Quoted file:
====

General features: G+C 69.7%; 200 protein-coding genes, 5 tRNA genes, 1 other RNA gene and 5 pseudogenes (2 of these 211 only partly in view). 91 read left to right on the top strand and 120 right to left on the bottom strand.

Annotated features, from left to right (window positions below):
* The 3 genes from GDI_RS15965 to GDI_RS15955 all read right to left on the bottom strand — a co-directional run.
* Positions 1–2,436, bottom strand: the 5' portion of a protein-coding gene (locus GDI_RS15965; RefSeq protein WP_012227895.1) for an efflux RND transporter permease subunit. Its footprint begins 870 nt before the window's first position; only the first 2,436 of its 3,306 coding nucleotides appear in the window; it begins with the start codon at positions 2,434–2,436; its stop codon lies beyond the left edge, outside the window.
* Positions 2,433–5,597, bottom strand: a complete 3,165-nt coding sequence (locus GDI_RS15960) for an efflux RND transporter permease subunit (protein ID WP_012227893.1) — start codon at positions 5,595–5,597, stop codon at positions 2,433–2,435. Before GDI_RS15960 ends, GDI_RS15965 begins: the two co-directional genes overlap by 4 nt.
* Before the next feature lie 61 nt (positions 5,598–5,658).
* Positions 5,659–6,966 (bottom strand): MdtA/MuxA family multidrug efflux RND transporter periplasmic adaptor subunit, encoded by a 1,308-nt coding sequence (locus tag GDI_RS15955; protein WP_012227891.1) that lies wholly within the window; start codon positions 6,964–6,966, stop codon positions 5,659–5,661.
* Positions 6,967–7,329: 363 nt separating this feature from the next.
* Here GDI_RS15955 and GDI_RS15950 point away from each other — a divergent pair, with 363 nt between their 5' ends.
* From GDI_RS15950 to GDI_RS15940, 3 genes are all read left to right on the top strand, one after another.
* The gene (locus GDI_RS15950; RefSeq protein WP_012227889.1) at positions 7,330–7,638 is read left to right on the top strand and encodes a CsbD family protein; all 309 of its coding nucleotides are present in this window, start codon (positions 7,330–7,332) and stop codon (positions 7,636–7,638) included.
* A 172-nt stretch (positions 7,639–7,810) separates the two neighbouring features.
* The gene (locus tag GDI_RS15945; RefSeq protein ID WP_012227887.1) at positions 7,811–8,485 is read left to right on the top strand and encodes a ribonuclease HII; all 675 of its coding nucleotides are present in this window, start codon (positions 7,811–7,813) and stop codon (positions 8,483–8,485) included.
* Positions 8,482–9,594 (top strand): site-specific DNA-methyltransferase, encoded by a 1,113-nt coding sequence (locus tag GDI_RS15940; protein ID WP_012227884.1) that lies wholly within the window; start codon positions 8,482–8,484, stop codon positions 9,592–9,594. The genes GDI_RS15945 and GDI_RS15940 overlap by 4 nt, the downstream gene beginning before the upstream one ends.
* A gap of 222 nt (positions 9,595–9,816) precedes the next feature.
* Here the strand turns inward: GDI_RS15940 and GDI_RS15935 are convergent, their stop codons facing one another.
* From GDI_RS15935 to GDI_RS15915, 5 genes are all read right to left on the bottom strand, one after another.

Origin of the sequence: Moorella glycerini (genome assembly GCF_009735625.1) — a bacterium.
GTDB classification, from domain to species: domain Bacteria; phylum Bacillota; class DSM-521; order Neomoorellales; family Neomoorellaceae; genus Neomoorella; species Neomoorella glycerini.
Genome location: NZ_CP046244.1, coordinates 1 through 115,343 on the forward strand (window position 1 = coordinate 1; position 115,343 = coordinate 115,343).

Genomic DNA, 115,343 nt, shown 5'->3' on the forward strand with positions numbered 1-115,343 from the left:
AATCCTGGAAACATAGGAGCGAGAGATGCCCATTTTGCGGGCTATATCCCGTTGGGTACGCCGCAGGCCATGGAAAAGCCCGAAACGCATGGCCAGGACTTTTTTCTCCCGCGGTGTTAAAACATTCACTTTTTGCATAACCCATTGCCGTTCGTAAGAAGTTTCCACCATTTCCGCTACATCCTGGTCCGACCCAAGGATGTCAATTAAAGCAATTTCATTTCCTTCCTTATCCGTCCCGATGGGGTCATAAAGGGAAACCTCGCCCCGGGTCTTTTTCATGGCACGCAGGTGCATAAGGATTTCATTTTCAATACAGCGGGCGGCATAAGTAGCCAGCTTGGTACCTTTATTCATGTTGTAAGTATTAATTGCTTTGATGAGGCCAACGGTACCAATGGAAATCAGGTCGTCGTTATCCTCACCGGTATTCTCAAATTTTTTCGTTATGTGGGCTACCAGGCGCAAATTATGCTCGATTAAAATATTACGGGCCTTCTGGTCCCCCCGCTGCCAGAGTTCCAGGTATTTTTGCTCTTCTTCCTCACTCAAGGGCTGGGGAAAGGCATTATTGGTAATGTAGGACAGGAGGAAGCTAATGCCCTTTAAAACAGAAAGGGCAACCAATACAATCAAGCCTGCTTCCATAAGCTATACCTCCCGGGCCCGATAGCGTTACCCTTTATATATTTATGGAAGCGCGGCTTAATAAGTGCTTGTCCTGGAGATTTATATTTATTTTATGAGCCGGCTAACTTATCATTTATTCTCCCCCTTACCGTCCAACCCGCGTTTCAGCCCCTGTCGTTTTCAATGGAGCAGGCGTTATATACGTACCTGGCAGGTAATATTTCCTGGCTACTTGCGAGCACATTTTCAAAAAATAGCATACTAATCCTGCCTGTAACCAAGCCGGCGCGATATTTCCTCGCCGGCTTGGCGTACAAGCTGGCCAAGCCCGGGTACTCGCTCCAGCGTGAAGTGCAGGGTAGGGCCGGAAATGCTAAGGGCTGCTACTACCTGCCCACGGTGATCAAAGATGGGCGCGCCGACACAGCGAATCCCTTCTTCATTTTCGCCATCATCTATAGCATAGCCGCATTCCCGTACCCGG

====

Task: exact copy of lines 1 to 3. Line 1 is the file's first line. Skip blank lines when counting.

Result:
General features: G+C 69.7%; 200 protein-coding genes, 5 tRNA genes, 1 other RNA gene and 5 pseudogenes (2 of these 211 only partly in view). 91 read left to right on the top strand and 120 right to left on the bottom strand.

Annotated features, from left to right (window positions below):
* The 3 genes from GDI_RS15965 to GDI_RS15955 all read right to left on the bottom strand — a co-directional run.